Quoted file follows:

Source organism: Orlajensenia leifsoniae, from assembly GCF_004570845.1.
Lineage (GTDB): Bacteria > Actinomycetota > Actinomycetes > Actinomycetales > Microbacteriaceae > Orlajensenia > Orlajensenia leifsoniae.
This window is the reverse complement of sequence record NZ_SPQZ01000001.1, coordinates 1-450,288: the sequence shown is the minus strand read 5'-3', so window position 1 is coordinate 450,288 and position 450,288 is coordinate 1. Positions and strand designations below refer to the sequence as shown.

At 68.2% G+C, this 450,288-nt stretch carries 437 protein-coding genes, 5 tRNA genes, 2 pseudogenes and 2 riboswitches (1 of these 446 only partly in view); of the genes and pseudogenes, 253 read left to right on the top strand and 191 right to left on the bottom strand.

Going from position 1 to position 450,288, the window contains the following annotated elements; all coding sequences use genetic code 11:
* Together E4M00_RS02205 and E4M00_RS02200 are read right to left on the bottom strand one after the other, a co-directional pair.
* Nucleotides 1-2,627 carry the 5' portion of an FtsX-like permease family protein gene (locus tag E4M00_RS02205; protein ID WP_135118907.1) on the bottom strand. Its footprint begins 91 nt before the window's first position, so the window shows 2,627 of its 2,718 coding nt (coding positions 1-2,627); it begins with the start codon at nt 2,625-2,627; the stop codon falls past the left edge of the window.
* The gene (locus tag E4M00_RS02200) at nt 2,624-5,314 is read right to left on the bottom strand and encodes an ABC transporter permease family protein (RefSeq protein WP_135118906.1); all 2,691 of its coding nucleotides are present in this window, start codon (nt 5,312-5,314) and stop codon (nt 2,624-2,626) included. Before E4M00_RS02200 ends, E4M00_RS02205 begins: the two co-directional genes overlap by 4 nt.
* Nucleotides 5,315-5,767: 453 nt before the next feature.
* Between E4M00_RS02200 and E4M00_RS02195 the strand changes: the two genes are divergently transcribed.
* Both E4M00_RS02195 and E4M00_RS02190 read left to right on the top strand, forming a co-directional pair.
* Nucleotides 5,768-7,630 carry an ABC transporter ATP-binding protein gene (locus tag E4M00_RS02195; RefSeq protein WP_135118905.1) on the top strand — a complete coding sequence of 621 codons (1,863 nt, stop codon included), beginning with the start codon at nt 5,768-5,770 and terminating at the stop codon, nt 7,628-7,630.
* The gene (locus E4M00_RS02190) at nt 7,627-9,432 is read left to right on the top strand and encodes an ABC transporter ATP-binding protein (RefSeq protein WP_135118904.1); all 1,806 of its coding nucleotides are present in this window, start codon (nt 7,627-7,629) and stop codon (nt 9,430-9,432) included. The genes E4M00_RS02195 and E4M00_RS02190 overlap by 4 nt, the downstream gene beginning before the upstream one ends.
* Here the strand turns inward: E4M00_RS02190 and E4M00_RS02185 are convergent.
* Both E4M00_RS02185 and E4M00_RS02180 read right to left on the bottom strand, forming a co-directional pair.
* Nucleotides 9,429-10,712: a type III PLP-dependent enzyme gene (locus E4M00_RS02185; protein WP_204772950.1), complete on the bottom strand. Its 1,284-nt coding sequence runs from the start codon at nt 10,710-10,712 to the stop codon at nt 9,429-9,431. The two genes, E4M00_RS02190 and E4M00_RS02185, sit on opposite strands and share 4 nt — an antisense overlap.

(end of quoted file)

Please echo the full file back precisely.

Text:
Source organism: Orlajensenia leifsoniae, from assembly GCF_004570845.1.
Lineage (GTDB): Bacteria > Actinomycetota > Actinomycetes > Actinomycetales > Microbacteriaceae > Orlajensenia > Orlajensenia leifsoniae.
This window is the reverse complement of sequence record NZ_SPQZ01000001.1, coordinates 1-450,288: the sequence shown is the minus strand read 5'-3', so window position 1 is coordinate 450,288 and position 450,288 is coordinate 1. Positions and strand designations below refer to the sequence as shown.

At 68.2% G+C, this 450,288-nt stretch carries 437 protein-coding genes, 5 tRNA genes, 2 pseudogenes and 2 riboswitches (1 of these 446 only partly in view); of the genes and pseudogenes, 253 read left to right on the top strand and 191 right to left on the bottom strand.

Going from position 1 to position 450,288, the window contains the following annotated elements; all coding sequences use genetic code 11:
* Together E4M00_RS02205 and E4M00_RS02200 are read right to left on the bottom strand one after the other, a co-directional pair.
* Nucleotides 1-2,627 carry the 5' portion of an FtsX-like permease family protein gene (locus tag E4M00_RS02205; protein ID WP_135118907.1) on the bottom strand. Its footprint begins 91 nt before the window's first position, so the window shows 2,627 of its 2,718 coding nt (coding positions 1-2,627); it begins with the start codon at nt 2,625-2,627; the stop codon falls past the left edge of the window.
* The gene (locus tag E4M00_RS02200) at nt 2,624-5,314 is read right to left on the bottom strand and encodes an ABC transporter permease family protein (RefSeq protein WP_135118906.1); all 2,691 of its coding nucleotides are present in this window, start codon (nt 5,312-5,314) and stop codon (nt 2,624-2,626) included. Before E4M00_RS02200 ends, E4M00_RS02205 begins: the two co-directional genes overlap by 4 nt.
* Nucleotides 5,315-5,767: 453 nt before the next feature.
* Between E4M00_RS02200 and E4M00_RS02195 the strand changes: the two genes are divergently transcribed.
* Both E4M00_RS02195 and E4M00_RS02190 read left to right on the top strand, forming a co-directional pair.
* Nucleotides 5,768-7,630 carry an ABC transporter ATP-binding protein gene (locus tag E4M00_RS02195; RefSeq protein WP_135118905.1) on the top strand — a complete coding sequence of 621 codons (1,863 nt, stop codon included), beginning with the start codon at nt 5,768-5,770 and terminating at the stop codon, nt 7,628-7,630.
* The gene (locus E4M00_RS02190) at nt 7,627-9,432 is read left to right on the top strand and encodes an ABC transporter ATP-binding protein (RefSeq protein WP_135118904.1); all 1,806 of its coding nucleotides are present in this window, start codon (nt 7,627-7,629) and stop codon (nt 9,430-9,432) included. The genes E4M00_RS02195 and E4M00_RS02190 overlap by 4 nt, the downstream gene beginning before the upstream one ends.
* Here the strand turns inward: E4M00_RS02190 and E4M00_RS02185 are convergent.
* Both E4M00_RS02185 and E4M00_RS02180 read right to left on the bottom strand, forming a co-directional pair.
* Nucleotides 9,429-10,712: a type III PLP-dependent enzyme gene (locus E4M00_RS02185; protein WP_204772950.1), complete on the bottom strand. Its 1,284-nt coding sequence runs from the start codon at nt 10,710-10,712 to the stop codon at nt 9,429-9,431. The two genes, E4M00_RS02190 and E4M00_RS02185, sit on opposite strands and share 4 nt — an antisense overlap.